American Marine, the company that originated the Grand Banks line of boats, never used the word trawler in any of their literature and advertisements.* They referred to their boats only as "Dependable Diesel Cruisers."

So much for the semantics lesson.* Speaking strictly for myself, I do not view our boat, a Grand Banks, as anything but a coastal cruiser.* And neither does our insurance company, who places restrictions on where we can take the boat.* Since the places they don't want us to go are all places we have no desire whatsoever to go, there is no problem.

I don't believe you can say a particular type of class of boat is unsuited for open-ocean cruising.* Smarter, I think, to list the attributes that make some boats better suited to this than others.* On*a calm day, just about any cruiser will do okay on the ocean.* It's not until the winds kick up or storms move in that things start getting dicey.

What I would not want when things get nasty are big windows (which rules out just about every recreational "trawler"), a lot of topside weight (which rules out almost as many recreational "trawlers"), and a planing or semi-planing hull. These (in the sizes most of us*on*TF have)*give reasonably stable rides until a certain point is reached, at which point they are more than happy to capsize.* Or in going downsea, to yaw out of control and pitchpole.

There is a very good reason why just about all the smaller*(36'-60')*boats used for long-distance, open-ocean cruising are either sailboats or Nordhavns.* Well, there are probably*more makes of production power boats than Nordhavn that are well*suited for open ocean work, but you get my point.

If the distances aren't great and the weather forecasting is good, a boat like a Grand Banks can be used to run out to Catalina or the Channel Islands just fine on nice days.* But if the wind kicks up and the swells get big and the waves on top of the swells get steep, I cannot think of a worse boat to be out there in than a Grand Banks or anything similar.

If I lived where you do and the open Pacific was going to be my cruising area, I don't think I'd even consider a boat like*a GB.* I'd want something with much smaller windows, no flying bridge (we don't use ours at all even in calm water so*I wouldn't miss it), and--- if I wasn't in a hurry--- a displacement hull. Maybe with active or passive stabilizers.*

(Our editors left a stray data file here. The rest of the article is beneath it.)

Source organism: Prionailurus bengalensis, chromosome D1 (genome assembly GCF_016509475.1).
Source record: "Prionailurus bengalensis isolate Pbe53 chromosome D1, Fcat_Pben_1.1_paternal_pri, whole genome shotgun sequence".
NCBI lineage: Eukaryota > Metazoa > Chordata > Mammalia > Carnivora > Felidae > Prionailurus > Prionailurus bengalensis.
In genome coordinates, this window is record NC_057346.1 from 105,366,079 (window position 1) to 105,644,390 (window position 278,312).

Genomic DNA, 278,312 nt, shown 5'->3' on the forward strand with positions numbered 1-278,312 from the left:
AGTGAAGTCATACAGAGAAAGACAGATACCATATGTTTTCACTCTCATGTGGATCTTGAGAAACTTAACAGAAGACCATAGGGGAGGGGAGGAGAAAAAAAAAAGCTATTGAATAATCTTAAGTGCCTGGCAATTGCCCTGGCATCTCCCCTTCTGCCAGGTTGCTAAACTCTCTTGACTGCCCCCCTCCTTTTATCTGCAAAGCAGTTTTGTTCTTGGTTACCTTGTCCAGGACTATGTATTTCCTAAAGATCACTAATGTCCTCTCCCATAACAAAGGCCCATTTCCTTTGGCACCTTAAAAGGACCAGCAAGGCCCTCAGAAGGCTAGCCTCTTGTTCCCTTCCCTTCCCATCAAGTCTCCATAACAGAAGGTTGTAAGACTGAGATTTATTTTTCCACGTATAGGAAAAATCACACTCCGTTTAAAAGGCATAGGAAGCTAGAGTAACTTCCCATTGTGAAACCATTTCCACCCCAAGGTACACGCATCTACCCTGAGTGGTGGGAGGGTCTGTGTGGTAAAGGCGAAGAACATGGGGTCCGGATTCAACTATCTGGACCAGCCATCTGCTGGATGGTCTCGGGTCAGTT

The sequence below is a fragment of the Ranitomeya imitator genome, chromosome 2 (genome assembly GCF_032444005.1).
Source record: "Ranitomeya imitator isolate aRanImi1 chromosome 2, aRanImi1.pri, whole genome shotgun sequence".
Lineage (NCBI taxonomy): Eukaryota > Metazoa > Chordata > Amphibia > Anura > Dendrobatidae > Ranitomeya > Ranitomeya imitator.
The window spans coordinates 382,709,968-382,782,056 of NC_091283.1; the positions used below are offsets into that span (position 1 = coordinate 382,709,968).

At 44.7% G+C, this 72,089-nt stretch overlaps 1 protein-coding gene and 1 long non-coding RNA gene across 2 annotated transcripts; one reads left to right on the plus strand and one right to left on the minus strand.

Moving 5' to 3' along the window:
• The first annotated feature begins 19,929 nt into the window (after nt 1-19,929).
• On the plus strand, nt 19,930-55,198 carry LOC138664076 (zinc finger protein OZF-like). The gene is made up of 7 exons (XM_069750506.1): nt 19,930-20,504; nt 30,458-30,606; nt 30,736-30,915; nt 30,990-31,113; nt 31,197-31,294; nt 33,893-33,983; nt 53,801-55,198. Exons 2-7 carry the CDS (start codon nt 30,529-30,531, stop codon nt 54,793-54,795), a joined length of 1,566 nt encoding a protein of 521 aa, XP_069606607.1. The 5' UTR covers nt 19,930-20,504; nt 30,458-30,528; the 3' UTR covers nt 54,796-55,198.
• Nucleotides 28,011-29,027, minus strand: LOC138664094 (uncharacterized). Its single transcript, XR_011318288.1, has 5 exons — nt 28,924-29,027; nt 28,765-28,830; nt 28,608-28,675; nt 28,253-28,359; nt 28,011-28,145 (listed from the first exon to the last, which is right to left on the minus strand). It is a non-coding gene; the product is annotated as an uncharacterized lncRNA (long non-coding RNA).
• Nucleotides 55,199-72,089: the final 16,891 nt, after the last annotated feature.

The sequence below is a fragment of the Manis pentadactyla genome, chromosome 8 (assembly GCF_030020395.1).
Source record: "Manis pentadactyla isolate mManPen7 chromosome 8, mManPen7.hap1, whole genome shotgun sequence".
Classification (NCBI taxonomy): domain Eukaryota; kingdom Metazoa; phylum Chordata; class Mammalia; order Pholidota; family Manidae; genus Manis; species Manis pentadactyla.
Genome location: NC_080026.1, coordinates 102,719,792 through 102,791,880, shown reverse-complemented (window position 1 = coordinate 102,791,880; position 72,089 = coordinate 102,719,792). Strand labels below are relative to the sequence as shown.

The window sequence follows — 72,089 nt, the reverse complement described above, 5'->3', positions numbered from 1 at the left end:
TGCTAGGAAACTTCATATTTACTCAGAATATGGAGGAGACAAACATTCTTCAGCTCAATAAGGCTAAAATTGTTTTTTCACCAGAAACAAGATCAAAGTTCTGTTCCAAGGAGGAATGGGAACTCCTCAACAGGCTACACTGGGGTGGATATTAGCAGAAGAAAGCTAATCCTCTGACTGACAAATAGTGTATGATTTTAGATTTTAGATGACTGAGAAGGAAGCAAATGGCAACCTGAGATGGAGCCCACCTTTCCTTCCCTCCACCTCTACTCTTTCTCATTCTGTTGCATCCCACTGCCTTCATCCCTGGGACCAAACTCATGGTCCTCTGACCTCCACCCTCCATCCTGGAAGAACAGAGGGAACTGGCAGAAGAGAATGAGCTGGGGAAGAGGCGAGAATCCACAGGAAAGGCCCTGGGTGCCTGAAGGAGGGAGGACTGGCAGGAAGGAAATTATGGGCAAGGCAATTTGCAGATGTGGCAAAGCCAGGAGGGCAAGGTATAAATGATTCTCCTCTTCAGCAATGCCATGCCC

If I boated in the open ocean and*was in a hurry I'd want a big planing or semi-planing*boat (50' plus) with small windows, a fine entry into the waves, and a hell of a lot of power.

My idea of the perfect open ocean powerboat is pictured below.* Called "sampans" or "aku boats" (aku being the Hawaiian name for a species of tuna), the commercial*fleet numbered over a hundred back in the 40s, up through the 1970s.* Today there are three left (I just found out).*

Designed for the extremely rough conditions in places like the Molokai Channel, which even on a nice day can be a mass of big and confused swells and waves and 20 knots winds, these things were absolutely beautiful to watch doing through the water.* They cut through it like destroyers and had such a fantastic ride in the rough stuff around Hawaii that the tuna fishermen could fish standing barefoot*side by side*on a 2 x 12 with a piece of quarter round for a toe rail that was*fastened across the stern.* No railings, no safety harnesses, nothing.* And so far as I know, they never fell off.* To me and my limited boating experience and observation, these had the absolute best seakeeping abilites of any boat I've ever seen.* I've ridden on them and we saw them a lot when we were getting beat to death*out fishing in a 28' Uniflite.* I'd love to have one of these things*made of fiberglass.

So.... I would suggest that you do some serious hanging around at*the marinas in your area if you have not already done so and find out what kind of boat the people who are fairly serious blue water cruisers use.* The ones who go out to the*islands*when the weather's less than great or who are prepared to deal with the ocean if it turns sloppy.* Whatever they have, that's what you want.

*


-- Edited by Marin on Tuesday 1st of November 2011 06:03:05 PM
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Old 11-01-2011, 06:39 PM   #9
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RE: Blue Water Boat Ride ???